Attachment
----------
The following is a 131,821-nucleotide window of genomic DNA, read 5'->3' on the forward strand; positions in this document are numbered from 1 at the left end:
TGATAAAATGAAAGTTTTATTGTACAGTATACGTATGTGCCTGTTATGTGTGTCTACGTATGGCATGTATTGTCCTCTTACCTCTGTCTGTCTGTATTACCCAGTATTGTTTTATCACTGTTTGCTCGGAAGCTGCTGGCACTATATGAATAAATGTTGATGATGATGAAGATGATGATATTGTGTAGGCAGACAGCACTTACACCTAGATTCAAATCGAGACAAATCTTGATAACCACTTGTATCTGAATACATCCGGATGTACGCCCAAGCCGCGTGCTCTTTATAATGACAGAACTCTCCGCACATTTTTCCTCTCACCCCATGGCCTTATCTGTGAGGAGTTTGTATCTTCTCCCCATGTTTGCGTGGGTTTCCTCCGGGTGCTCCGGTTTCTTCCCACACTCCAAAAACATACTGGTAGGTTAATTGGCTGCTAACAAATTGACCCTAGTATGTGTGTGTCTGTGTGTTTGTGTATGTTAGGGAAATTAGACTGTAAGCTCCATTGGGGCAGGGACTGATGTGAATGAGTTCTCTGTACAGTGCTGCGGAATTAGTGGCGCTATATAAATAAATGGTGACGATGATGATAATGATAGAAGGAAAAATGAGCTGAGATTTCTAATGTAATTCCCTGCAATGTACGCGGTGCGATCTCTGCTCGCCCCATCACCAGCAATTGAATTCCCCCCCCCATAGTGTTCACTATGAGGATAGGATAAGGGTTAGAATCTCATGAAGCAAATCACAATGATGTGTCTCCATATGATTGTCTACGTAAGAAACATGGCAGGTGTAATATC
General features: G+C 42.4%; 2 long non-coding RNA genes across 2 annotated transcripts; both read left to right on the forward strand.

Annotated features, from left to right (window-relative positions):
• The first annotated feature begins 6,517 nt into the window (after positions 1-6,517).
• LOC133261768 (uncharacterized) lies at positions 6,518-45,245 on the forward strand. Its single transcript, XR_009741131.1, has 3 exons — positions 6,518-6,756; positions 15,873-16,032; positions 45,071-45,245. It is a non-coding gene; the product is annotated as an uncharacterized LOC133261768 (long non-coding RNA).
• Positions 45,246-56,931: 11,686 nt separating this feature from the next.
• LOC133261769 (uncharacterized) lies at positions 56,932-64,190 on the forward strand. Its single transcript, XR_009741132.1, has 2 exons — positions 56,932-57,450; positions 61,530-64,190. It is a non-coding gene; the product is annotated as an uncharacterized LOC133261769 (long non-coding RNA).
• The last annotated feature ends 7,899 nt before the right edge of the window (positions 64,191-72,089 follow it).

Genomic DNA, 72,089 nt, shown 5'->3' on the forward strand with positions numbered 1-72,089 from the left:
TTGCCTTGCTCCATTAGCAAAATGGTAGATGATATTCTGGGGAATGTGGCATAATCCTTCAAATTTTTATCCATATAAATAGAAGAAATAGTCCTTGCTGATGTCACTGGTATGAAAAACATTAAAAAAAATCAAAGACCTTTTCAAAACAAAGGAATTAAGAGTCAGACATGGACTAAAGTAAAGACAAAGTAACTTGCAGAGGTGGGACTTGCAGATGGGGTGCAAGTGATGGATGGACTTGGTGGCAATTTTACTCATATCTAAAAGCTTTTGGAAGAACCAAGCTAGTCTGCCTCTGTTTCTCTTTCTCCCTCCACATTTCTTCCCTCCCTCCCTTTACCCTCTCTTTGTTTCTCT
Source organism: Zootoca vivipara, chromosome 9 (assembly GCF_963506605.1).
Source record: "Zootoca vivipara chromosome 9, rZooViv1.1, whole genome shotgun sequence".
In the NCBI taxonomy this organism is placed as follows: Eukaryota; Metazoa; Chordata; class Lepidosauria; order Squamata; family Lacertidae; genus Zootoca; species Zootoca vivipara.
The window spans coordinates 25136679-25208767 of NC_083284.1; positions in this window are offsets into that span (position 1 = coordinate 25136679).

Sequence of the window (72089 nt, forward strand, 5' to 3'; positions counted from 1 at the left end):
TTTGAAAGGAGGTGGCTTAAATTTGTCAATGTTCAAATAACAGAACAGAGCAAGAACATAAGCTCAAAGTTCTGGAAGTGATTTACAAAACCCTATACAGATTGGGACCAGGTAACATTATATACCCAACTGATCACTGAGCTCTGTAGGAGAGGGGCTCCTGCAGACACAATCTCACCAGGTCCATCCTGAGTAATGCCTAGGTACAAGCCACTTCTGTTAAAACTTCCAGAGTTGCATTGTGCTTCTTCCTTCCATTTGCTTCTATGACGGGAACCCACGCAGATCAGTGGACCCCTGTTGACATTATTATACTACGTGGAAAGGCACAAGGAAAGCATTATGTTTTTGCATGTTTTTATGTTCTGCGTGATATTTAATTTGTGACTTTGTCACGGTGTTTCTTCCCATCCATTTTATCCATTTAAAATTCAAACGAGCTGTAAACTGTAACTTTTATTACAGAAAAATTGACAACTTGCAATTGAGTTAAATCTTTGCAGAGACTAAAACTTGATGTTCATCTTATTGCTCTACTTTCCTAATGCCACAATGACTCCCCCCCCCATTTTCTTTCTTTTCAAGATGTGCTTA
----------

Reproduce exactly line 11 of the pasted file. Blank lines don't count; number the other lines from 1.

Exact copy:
TTGCCTTGCTCCATTAGCAAAATGGTAGATGATATTCTGGGGAATGTGGCATAATCCTTCAAATTTTTATCCATATAAATAGAAGAAATAGTCCTTGCTGATGTCACTGGTATGAAAAACATTAAAAAAAATCAAAGACCTTTTCAAAACAAAGGAATTAAGAGTCAGACATGGACTAAAGTAAAGACAAAGTAACTTGCAGAGGTGGGACTTGCAGATGGGGTGCAAGTGATGGATGGACTTGGTGGCAATTTTACTCATATCTAAAAGCTTTTGGAAGAACCAAGCTAGTCTGCCTCTGTTTCTCTTTCTCCCTCCACATTTCTTCCCTCCCTCCCTTTACCCTCTCTTTGTTTCTCT